Dynamic Host Configuration Protocol.

Before that we had BOOTP. We used to boot computers without hard disks back in the day, using only dhcp/bootp and tftp (trivial ftp, which is a dumbed down ftp service by which a computer can fetch its OS from a networked machine).

Even now you can boot a Raspberry Pi (if you replace the bootloader with u-boot) from a dhcp/tftp combo, and mount the file system from another machine… :slight_smile:

Even more Greek, lol!

Anyway thanks. I will try to get someone here that understands all these terms and how to work with them.

Just a warning, there is no after sale service from these mofos whatsoever, should anyone be interested in purchasing their products. I will never again.

But then again I’m the only idiot here, you guys work and deal with this stuff on a daily basis, its not as if you need these assholes, save for warranty claims.

I wouldn’t necessarily expect better support from other providers. I’ve used many TP-Link products over the years, and while they are your typical IT product from the general China/Taiwan area of the world, the UI isn’t riddled with spelling mistakes, the manual isn’t in Chinglish, and the stuff actually works… if you know the basics of networking :slight_smile:

I will easily buy TP-Link again.

And therein lies the rub. Guys like me find themselves now out of pocket in excess of R2k, with no assistance whatsoever in getting the product to work. I mean there is just no one at the other end of the line. That kinda sucks.

Talk to your Local IT guy …

Or the neighbour’s teenage son…

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… or daughter … :laughing:
Ladies are as sharp with IT stuff … just saying.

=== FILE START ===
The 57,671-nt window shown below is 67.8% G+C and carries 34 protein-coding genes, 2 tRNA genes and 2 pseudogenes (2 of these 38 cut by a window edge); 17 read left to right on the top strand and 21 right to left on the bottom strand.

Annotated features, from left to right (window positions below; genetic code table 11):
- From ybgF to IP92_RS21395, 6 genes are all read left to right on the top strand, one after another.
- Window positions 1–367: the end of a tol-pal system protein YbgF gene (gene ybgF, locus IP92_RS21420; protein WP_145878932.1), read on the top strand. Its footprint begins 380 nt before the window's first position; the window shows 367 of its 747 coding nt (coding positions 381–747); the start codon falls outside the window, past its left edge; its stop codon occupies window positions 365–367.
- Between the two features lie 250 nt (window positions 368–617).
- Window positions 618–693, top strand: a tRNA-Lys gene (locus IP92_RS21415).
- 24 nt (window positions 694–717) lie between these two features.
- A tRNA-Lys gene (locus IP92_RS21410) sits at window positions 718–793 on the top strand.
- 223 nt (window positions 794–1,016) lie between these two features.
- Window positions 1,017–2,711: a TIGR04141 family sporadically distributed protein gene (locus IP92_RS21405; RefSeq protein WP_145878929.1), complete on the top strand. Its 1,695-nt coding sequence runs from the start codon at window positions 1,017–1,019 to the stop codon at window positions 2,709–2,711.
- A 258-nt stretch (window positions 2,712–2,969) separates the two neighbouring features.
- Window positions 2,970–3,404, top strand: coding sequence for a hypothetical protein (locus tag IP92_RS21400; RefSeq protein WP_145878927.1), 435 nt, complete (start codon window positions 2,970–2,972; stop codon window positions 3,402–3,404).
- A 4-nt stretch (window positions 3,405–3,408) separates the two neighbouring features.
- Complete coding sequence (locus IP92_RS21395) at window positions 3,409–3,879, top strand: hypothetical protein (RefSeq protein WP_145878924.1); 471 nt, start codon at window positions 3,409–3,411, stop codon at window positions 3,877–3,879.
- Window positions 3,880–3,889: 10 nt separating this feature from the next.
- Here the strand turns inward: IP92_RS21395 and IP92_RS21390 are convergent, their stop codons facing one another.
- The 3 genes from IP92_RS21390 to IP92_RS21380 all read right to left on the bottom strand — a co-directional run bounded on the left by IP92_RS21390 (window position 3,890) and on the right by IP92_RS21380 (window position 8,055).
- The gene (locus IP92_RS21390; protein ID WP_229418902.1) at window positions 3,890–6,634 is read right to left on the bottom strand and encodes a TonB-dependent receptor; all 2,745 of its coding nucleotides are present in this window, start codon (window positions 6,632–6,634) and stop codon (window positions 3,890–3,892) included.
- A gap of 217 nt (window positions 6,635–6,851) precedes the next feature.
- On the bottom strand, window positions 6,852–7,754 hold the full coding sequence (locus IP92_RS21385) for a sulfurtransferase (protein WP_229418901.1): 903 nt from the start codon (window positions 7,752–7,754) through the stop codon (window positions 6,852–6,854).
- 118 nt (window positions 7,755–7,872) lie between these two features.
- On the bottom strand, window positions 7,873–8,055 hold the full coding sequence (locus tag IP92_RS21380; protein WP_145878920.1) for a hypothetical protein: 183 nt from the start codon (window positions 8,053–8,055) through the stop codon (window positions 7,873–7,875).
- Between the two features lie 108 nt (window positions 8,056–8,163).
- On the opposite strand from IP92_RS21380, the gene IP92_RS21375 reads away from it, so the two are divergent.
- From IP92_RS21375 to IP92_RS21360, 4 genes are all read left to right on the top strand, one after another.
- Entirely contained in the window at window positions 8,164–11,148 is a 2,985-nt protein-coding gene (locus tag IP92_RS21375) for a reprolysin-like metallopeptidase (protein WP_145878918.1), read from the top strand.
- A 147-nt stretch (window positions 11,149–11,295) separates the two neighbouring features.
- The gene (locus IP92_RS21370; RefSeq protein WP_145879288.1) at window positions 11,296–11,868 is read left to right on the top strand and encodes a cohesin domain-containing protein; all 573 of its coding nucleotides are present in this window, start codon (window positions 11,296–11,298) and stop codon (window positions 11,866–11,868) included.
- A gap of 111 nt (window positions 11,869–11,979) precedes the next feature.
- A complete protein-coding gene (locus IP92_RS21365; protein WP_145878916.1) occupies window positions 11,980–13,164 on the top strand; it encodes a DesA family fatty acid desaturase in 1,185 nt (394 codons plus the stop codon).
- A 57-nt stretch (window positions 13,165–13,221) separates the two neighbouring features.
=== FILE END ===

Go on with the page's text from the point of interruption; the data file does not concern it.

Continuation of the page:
So try this. Unplug the cable that you know is working in the 1st port and plug it into the 2nd port.
If it works in the 2nd port it’s most likely the cable that is causing an problem, so you can try another cable.
If it does not work in the 2nd port then I think you’ve got a faulty 2nd network port, so you should return it as faulty.

If you unplug the 1st one that is working and plug the 2nd one in at the same plug, does the 2nd one work?
If it does then there’s most likely nothing wrong with the unit, but it’s a case of the Powerline connection that cannot work where you are trying to plug it in at the 2nd location due to electrical interference, crossing DB’s, crossing breakers etc. and there’s unfortunately nothing that you can do about it.
If it does not work when plugged into the 1st one’s plug, then you’ve either got an issue with the pairing, so reset it and try again (keeping the 1st one disconnected) or you may have a faulty unit.

I was very impressed with Asus’s support. When my ADSL line had issues a few years, they were a great help in looking for the issue, suggesting changes to settings, etc. In the end it was a problem with the line, but their settings help stabilise the connection (although at a much lower speed)

Just some feed back here. I had a friend over that is substantially clued up when it comes to these things and we went through the entire setup process again.

His verdict turns out to be that the 2nd extender is faulty. Cant get it to pair with the adaptor no matter what we do. So I’m returning it tomorrow and awaiting a replacement unit.

Adaptor with the 1st extender works flawlessly.

Will update again when I have it and if this turned out to be the problem.

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Glad to hear – that’s better than your house’s power lines being “not compatible”.